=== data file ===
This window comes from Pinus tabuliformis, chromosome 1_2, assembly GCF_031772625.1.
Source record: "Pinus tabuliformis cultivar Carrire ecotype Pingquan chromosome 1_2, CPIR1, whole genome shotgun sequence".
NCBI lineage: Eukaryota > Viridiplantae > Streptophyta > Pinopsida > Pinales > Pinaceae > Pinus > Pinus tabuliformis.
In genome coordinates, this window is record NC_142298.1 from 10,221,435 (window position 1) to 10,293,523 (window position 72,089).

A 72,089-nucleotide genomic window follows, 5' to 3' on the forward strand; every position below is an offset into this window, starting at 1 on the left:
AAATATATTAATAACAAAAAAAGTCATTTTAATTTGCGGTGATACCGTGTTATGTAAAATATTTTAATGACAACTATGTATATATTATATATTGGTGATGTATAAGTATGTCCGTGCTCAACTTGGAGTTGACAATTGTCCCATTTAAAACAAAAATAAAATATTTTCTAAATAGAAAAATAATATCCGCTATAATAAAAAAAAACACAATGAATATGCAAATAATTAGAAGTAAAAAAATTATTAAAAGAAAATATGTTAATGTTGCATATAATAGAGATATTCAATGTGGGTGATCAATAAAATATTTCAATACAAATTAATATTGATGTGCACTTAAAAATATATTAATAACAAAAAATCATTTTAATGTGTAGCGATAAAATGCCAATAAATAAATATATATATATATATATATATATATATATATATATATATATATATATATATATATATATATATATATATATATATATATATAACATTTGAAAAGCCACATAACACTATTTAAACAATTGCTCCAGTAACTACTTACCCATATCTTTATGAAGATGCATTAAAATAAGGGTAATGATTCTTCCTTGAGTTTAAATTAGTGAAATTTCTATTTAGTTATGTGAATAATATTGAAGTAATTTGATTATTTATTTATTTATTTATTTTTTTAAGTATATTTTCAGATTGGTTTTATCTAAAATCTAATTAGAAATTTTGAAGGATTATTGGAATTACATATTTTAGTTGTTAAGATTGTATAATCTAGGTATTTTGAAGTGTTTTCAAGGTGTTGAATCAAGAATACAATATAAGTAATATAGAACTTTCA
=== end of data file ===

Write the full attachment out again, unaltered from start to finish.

This window comes from Pinus tabuliformis, chromosome 1_2, assembly GCF_031772625.1.
Source record: "Pinus tabuliformis cultivar Carrire ecotype Pingquan chromosome 1_2, CPIR1, whole genome shotgun sequence".
NCBI lineage: Eukaryota > Viridiplantae > Streptophyta > Pinopsida > Pinales > Pinaceae > Pinus > Pinus tabuliformis.
In genome coordinates, this window is record NC_142298.1 from 10,221,435 (window position 1) to 10,293,523 (window position 72,089).

A 72,089-nucleotide genomic window follows, 5' to 3' on the forward strand; every position below is an offset into this window, starting at 1 on the left:
AAATATATTAATAACAAAAAAAGTCATTTTAATTTGCGGTGATACCGTGTTATGTAAAATATTTTAATGACAACTATGTATATATTATATATTGGTGATGTATAAGTATGTCCGTGCTCAACTTGGAGTTGACAATTGTCCCATTTAAAACAAAAATAAAATATTTTCTAAATAGAAAAATAATATCCGCTATAATAAAAAAAAACACAATGAATATGCAAATAATTAGAAGTAAAAAAATTATTAAAAGAAAATATGTTAATGTTGCATATAATAGAGATATTCAATGTGGGTGATCAATAAAATATTTCAATACAAATTAATATTGATGTGCACTTAAAAATATATTAATAACAAAAAATCATTTTAATGTGTAGCGATAAAATGCCAATAAATAAATATATATATATATATATATATATATATATATATATATATATATATATATATATATATATATATATATATATATATATATATAACATTTGAAAAGCCACATAACACTATTTAAACAATTGCTCCAGTAACTACTTACCCATATCTTTATGAAGATGCATTAAAATAAGGGTAATGATTCTTCCTTGAGTTTAAATTAGTGAAATTTCTATTTAGTTATGTGAATAATATTGAAGTAATTTGATTATTTATTTATTTATTTATTTTTTTAAGTATATTTTCAGATTGGTTTTATCTAAAATCTAATTAGAAATTTTGAAGGATTATTGGAATTACATATTTTAGTTGTTAAGATTGTATAATCTAGGTATTTTGAAGTGTTTTCAAGGTGTTGAATCAAGAATACAATATAAGTAATATAGAACTTTCA